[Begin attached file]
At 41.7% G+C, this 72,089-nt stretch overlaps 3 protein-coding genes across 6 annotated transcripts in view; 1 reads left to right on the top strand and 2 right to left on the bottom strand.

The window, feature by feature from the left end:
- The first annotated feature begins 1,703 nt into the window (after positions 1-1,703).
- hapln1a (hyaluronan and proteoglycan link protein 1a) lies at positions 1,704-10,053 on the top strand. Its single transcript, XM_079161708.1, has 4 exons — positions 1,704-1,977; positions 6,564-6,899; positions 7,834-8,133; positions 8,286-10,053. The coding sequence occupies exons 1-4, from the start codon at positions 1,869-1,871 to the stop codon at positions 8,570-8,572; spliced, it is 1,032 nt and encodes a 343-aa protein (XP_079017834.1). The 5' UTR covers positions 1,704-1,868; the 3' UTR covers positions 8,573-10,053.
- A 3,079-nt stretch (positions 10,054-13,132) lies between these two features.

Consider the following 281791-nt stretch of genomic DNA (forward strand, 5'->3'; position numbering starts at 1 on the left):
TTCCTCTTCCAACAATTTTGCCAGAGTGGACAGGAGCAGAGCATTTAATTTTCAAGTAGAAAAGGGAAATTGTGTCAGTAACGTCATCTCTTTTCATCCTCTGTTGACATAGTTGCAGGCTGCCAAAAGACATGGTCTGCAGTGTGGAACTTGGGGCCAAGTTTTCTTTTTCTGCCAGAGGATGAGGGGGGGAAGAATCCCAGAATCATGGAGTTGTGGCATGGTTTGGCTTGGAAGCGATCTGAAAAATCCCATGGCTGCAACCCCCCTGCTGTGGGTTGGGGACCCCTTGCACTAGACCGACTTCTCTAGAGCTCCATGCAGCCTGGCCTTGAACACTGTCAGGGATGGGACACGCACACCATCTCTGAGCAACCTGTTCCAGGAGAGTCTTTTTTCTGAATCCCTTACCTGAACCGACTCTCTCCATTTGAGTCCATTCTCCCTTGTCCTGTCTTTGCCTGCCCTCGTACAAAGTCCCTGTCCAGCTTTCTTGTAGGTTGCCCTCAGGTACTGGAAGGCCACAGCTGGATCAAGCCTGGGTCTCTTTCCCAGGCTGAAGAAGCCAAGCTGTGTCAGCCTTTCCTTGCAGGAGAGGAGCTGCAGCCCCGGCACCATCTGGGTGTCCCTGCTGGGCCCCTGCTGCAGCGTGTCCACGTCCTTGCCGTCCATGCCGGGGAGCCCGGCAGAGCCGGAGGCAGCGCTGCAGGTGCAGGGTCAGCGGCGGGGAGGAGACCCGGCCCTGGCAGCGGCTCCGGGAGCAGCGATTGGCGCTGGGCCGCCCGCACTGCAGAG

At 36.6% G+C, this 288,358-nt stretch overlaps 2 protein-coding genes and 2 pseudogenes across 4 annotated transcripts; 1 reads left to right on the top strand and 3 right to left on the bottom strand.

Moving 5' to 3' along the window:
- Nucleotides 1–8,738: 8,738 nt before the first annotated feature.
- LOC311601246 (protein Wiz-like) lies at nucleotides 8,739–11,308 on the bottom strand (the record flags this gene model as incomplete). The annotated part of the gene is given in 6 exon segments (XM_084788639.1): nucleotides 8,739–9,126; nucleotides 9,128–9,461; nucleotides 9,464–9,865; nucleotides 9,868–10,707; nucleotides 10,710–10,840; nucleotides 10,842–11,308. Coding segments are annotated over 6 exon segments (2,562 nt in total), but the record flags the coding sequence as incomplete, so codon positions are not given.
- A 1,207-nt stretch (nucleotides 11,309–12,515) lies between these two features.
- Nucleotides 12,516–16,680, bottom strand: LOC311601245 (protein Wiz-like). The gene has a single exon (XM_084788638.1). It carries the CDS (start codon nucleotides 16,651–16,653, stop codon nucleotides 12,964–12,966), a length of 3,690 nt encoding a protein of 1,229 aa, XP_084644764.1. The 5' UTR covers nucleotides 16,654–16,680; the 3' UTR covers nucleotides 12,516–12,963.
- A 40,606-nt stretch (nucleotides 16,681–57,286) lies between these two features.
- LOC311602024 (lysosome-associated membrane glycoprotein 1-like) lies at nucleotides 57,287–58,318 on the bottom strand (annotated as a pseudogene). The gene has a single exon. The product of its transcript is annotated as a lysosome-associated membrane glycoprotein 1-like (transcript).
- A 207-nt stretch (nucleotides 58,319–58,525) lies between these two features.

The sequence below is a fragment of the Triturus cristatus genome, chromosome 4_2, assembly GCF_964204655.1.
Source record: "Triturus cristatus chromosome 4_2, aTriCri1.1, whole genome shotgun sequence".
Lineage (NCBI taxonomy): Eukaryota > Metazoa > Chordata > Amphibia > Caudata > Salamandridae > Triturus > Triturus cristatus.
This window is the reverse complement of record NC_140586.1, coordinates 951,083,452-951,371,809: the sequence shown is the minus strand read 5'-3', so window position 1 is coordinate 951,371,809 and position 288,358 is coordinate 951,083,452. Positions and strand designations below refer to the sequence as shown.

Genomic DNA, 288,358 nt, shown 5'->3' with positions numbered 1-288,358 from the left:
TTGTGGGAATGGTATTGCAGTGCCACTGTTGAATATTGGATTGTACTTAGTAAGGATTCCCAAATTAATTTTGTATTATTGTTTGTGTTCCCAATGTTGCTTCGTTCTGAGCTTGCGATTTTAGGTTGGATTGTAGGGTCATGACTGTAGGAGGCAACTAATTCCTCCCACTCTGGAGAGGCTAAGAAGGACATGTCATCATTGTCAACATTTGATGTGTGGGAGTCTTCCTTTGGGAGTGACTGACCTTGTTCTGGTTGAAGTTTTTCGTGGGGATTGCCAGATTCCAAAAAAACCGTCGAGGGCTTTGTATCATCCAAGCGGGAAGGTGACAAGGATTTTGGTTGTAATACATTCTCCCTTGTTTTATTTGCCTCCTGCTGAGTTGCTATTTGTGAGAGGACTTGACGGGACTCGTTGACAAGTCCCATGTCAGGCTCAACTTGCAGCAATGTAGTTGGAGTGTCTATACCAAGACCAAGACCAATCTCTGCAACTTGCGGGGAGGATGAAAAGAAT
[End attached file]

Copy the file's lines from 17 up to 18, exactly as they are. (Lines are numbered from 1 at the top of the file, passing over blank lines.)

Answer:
The sequence below is a fragment of the Triturus cristatus genome, chromosome 4_2, assembly GCF_964204655.1.
Source record: "Triturus cristatus chromosome 4_2, aTriCri1.1, whole genome shotgun sequence".